Problems affecting only one or two parts of the economy are a continuous feature of any market economy with its constant variations in demand and supply for particular products and services.
Such fluctuations can be very painful and disruptive for the sectors involved, but at the macroeconomic level they rarely do much serious harm.
But surely the financial and housing crises in America are now so severe that there can be no hope of avoiding the sort of self-sustaining downward spiral described above?
Apart from the lack of statistical evidence (so far) of a recession already mentioned, there are three other reasons for continuing to resist the consensus view.
First, the occurrence of a severe financial crisis is not, in itself, a sufficient reason for expecting a recession.
In fact, there have been severe financial crises that did not lead to recessions in the middle of every previous economic cycle: for example, the Latin American defaults of 1984, the stock market crash of 1987 and the savings and loan and housing collapse of 1988-89 and the Mexican peso, Asian and Russian crises of 1995-98.
A second reason why an American recession will probably be avoided - or, if it does occur, will be extremely brief - is that powerful expansionary forces are about to come into play in the US economy in the months ahead.
From the second week of May onwards, every American household will receive tax rebate cheques of between $600 (£300) and $2,000. As a result, personal disposable income will grow at an annualised rate of well over 10 per cent in the third quarter of this year.
Even if only half this money is spent, US consumption will therefore be guaranteed to grow by at least 3 per cent in the third and fourth quarters. And beyond that, the lagged effects of the Fed's recent monetary easing will kick in from the start of 2009.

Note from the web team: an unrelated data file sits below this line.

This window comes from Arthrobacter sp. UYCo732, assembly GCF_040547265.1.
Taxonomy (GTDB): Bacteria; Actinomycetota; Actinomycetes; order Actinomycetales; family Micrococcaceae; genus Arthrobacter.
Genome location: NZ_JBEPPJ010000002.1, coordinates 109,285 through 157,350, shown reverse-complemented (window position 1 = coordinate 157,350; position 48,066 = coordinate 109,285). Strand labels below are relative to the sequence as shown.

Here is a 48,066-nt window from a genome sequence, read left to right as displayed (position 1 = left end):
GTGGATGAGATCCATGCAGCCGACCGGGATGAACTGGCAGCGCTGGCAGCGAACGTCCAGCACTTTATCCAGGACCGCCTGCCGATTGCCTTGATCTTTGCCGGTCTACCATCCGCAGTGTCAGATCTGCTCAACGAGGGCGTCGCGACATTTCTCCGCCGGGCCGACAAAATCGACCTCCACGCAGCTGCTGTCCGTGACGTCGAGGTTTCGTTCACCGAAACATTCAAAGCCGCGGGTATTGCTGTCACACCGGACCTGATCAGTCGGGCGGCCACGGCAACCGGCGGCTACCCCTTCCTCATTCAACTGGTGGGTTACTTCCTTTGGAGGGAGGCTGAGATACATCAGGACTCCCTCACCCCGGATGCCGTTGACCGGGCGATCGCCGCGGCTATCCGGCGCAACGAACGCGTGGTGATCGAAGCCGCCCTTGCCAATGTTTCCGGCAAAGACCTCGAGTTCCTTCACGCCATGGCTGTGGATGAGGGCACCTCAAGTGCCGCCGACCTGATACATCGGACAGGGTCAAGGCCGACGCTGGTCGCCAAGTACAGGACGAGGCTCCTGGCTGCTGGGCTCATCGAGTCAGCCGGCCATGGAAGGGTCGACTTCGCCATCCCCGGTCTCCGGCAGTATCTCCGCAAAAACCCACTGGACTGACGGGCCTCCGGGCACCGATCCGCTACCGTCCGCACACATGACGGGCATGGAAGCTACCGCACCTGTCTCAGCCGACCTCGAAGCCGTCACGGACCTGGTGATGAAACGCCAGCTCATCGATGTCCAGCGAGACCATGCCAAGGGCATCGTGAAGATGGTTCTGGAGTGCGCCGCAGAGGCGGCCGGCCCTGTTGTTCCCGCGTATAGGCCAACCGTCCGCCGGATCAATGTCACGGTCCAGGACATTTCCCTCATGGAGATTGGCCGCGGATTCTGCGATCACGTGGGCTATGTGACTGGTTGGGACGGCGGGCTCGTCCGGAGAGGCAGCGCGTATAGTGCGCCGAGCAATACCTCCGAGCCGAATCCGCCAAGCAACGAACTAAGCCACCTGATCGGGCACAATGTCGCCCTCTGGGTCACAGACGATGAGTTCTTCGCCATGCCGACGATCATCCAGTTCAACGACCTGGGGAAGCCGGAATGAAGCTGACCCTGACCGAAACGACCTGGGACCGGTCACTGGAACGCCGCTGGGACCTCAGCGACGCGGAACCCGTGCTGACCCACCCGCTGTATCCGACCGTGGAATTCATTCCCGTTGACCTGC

This is why Mr Bernanke could afford to state so confidently on Wednesday that the US economy would return to trend or above-trend growth by early 2009.
Thirdly, there is the US housing market.
Financial markets imply a further decline of about 20 per cent in US house prices, but financial markets are sometimes wrong (as must surely be obvious by now).
US house prices have already fallen almost 15 per cent from their peak and as a result property in America is no longer expensive in relation to average incomes.
In fact, the ratio of average house prices to personal disposable incomes is now 5 per cent below its 40-year average and only 9 per cent above the record low it reached in 1990 and again in 1995.
Given that disposable incomes are rising at about 6 per cent annually, the housing valuations would fall to a new all-time low within 18 months or so, even if there were no further decline in house prices from now on.
And the last time American homes were as cheap as they are today in relation to disposable incomes, interest rates were much higher.
For example, in 1990 and 1995, when house price to income ratios were last at about present levels, standard 30-year US mortgage rates were 10 per cent and 8.5 per cent respectively.
Today, the corresponding rate is 6 per cent. As a result, affordability indices that take both interest rates and incomes into account show US property to be very good value already.
For example, the National Association of Realtors' composite affordability index stands at 135, compared with a record high of 140.8 reached in 1999, at the start of the recent housing boom.
After a few more months of falling house prices or rising disposable incomes, American housing will start to look irresistibly cheap.
In sum, if America can get through the next month or two without sinking into a serious recession, the danger should be past by the second half of this firstname.lastname@example.org